She explained that the people were so friendly. “They shook my hand and made me feel comfortable,” she stated. No one pointed out her flaws and failure, even though many could have done so. She thought it was because she came on a special Sunday. She returned to find the people happy to see her again. Over time the focus went from the people to the message, and she heard the good news of grace and forgiveness. The story of Jesus and his work on the cross made sense to her. It was an opportunity to let go of the past and start fresh. Soon she decided to follow Jesus and was baptized.

Now almost three years have passed since the first visit. As she told the story, she said, “I had no idea what I was missing.”

I wonder how many people could tell a similar story. They had an idea about Church, Jesus, and Christians, and then they actually attended and experienced something incredible. Then my mind turned a different direction. I wonder how many people we know would change their mind if they joined us one Sunday. People will never know until they try, and they may never try until we ask. One invitation could change someone’s perspective and maybe their life.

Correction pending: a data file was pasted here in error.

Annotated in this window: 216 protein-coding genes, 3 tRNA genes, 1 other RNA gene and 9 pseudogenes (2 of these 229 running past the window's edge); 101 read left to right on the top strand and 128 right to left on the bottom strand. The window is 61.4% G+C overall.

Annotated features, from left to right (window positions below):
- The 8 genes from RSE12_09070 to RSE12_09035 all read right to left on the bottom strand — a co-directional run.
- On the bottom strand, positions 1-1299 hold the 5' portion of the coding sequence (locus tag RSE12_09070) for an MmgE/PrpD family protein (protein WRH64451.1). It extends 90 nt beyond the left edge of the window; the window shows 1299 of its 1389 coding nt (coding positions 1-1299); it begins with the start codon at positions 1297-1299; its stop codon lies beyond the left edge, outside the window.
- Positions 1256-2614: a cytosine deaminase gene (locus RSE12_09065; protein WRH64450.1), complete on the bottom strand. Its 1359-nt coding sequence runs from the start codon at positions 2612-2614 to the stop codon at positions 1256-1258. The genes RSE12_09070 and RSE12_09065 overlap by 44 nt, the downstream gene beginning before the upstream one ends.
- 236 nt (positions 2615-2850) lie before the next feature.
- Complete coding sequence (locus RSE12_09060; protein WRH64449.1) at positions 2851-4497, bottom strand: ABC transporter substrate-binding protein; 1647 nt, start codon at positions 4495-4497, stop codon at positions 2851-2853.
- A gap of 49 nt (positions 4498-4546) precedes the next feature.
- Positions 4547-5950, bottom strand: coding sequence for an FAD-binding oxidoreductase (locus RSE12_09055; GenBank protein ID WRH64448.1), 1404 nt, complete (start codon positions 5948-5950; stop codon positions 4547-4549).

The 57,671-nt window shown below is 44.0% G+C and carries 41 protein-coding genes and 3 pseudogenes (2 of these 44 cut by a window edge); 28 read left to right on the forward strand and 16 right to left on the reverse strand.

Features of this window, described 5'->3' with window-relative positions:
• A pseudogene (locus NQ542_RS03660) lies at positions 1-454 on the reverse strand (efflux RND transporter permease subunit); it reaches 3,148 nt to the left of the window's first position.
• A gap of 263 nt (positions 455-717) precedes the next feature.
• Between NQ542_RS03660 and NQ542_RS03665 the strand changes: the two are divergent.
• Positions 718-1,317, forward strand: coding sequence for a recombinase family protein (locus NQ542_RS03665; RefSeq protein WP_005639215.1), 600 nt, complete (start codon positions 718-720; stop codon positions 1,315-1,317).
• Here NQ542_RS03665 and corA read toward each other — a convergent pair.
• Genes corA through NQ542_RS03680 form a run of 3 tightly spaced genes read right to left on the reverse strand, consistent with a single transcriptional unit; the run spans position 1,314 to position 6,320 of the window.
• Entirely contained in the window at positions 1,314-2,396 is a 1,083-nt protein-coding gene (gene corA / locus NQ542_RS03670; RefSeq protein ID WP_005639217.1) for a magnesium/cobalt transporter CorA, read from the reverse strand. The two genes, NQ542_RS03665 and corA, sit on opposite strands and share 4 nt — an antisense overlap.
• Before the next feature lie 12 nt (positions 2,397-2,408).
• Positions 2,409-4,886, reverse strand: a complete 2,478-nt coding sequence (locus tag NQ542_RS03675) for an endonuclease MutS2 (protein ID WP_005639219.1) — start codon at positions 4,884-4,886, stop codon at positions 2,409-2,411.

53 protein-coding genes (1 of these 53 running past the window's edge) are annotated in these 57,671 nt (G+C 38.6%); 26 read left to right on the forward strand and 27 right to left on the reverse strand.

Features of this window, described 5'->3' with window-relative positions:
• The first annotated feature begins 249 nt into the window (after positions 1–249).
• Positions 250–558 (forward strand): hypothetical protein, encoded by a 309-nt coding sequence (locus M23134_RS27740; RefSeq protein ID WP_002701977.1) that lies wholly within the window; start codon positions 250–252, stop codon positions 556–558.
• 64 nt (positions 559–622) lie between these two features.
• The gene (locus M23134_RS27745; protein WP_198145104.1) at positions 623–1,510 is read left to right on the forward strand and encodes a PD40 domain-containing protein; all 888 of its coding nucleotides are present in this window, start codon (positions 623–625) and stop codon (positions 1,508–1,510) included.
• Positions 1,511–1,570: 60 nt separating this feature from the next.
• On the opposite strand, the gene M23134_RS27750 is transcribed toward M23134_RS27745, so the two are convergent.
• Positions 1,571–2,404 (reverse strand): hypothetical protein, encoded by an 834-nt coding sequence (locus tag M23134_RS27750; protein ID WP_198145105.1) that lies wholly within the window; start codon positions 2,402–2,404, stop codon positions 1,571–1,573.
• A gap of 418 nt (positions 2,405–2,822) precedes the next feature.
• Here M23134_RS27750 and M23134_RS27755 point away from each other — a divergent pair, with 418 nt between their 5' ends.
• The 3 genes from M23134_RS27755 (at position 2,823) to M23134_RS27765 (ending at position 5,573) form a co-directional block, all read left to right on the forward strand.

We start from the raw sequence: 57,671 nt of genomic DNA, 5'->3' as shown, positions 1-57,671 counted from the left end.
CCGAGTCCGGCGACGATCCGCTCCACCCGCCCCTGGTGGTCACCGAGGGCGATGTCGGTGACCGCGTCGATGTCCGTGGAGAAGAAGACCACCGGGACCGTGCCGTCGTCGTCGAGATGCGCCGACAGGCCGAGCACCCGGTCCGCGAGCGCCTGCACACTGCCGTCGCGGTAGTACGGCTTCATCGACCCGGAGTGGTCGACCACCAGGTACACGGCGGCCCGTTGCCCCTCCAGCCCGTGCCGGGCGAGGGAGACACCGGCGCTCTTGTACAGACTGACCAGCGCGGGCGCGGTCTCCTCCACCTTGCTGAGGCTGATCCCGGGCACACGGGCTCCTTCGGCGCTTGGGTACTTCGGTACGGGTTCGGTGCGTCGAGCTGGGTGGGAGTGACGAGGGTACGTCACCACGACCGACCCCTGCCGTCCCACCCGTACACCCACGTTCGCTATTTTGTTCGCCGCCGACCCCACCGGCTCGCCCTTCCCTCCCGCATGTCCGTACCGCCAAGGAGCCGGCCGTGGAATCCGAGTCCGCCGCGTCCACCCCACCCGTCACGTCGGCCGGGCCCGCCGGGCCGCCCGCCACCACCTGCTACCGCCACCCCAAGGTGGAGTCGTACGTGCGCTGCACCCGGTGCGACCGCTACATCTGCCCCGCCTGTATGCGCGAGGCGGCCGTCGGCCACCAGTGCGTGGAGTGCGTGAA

Some of the Best Decisions of My Life

Today marks the 17,532nd day of my life. One date calculator says I have spent an estimated total of 5,840 of those days asleep. It seems like wasted time, but I know all of us need rest. Setting that aside, I wonder what I have done with those remaining days. What are the decisions that have moved me to this point in my life?

There are obviously three answers that you might expect me to say were the most significant. The accepting of Jesus Christ as my Lord and Savior, marrying my wife and the decisions to have four children, would all be the top answers. What else has made an impact on my life over these days? Here are a few answers that I hope inspire and encourage you.